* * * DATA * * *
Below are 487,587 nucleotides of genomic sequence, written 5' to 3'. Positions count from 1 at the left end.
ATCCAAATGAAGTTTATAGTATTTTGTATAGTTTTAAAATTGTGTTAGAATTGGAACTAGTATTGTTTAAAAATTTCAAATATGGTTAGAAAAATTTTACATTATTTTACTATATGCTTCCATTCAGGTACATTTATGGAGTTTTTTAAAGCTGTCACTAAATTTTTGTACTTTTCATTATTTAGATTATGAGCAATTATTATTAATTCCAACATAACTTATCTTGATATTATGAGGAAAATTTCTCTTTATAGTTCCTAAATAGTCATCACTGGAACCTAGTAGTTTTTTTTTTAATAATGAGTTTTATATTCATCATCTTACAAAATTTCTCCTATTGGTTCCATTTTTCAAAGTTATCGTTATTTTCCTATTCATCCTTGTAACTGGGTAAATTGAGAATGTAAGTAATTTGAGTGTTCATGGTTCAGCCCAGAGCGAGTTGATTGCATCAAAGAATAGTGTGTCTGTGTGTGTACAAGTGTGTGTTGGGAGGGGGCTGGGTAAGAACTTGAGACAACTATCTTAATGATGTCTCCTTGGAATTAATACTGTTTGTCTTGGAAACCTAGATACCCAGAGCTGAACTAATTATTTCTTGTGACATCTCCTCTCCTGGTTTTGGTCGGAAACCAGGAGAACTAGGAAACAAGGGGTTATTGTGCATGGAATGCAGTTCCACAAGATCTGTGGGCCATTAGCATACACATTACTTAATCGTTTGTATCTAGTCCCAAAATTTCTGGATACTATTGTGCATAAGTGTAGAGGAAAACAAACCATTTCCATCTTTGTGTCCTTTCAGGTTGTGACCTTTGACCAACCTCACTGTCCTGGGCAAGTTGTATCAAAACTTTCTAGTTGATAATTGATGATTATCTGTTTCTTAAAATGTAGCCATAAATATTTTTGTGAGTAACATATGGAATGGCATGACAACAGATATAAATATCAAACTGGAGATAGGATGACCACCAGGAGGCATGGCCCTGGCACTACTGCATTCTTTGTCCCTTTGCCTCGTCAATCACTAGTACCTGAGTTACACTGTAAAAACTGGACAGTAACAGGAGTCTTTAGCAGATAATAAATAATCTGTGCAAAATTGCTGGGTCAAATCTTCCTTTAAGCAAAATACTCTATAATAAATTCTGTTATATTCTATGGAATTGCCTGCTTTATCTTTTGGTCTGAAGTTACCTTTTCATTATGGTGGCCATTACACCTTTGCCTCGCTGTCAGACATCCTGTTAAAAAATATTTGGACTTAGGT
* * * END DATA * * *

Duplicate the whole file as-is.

Below are 487,587 nucleotides of genomic sequence, written 5' to 3'. Positions count from 1 at the left end.
ATCCAAATGAAGTTTATAGTATTTTGTATAGTTTTAAAATTGTGTTAGAATTGGAACTAGTATTGTTTAAAAATTTCAAATATGGTTAGAAAAATTTTACATTATTTTACTATATGCTTCCATTCAGGTACATTTATGGAGTTTTTTAAAGCTGTCACTAAATTTTTGTACTTTTCATTATTTAGATTATGAGCAATTATTATTAATTCCAACATAACTTATCTTGATATTATGAGGAAAATTTCTCTTTATAGTTCCTAAATAGTCATCACTGGAACCTAGTAGTTTTTTTTTTAATAATGAGTTTTATATTCATCATCTTACAAAATTTCTCCTATTGGTTCCATTTTTCAAAGTTATCGTTATTTTCCTATTCATCCTTGTAACTGGGTAAATTGAGAATGTAAGTAATTTGAGTGTTCATGGTTCAGCCCAGAGCGAGTTGATTGCATCAAAGAATAGTGTGTCTGTGTGTGTACAAGTGTGTGTTGGGAGGGGGCTGGGTAAGAACTTGAGACAACTATCTTAATGATGTCTCCTTGGAATTAATACTGTTTGTCTTGGAAACCTAGATACCCAGAGCTGAACTAATTATTTCTTGTGACATCTCCTCTCCTGGTTTTGGTCGGAAACCAGGAGAACTAGGAAACAAGGGGTTATTGTGCATGGAATGCAGTTCCACAAGATCTGTGGGCCATTAGCATACACATTACTTAATCGTTTGTATCTAGTCCCAAAATTTCTGGATACTATTGTGCATAAGTGTAGAGGAAAACAAACCATTTCCATCTTTGTGTCCTTTCAGGTTGTGACCTTTGACCAACCTCACTGTCCTGGGCAAGTTGTATCAAAACTTTCTAGTTGATAATTGATGATTATCTGTTTCTTAAAATGTAGCCATAAATATTTTTGTGAGTAACATATGGAATGGCATGACAACAGATATAAATATCAAACTGGAGATAGGATGACCACCAGGAGGCATGGCCCTGGCACTACTGCATTCTTTGTCCCTTTGCCTCGTCAATCACTAGTACCTGAGTTACACTGTAAAAACTGGACAGTAACAGGAGTCTTTAGCAGATAATAAATAATCTGTGCAAAATTGCTGGGTCAAATCTTCCTTTAAGCAAAATACTCTATAATAAATTCTGTTATATTCTATGGAATTGCCTGCTTTATCTTTTGGTCTGAAGTTACCTTTTCATTATGGTGGCCATTACACCTTTGCCTCGCTGTCAGACATCCTGTTAAAAAATATTTGGACTTAGGT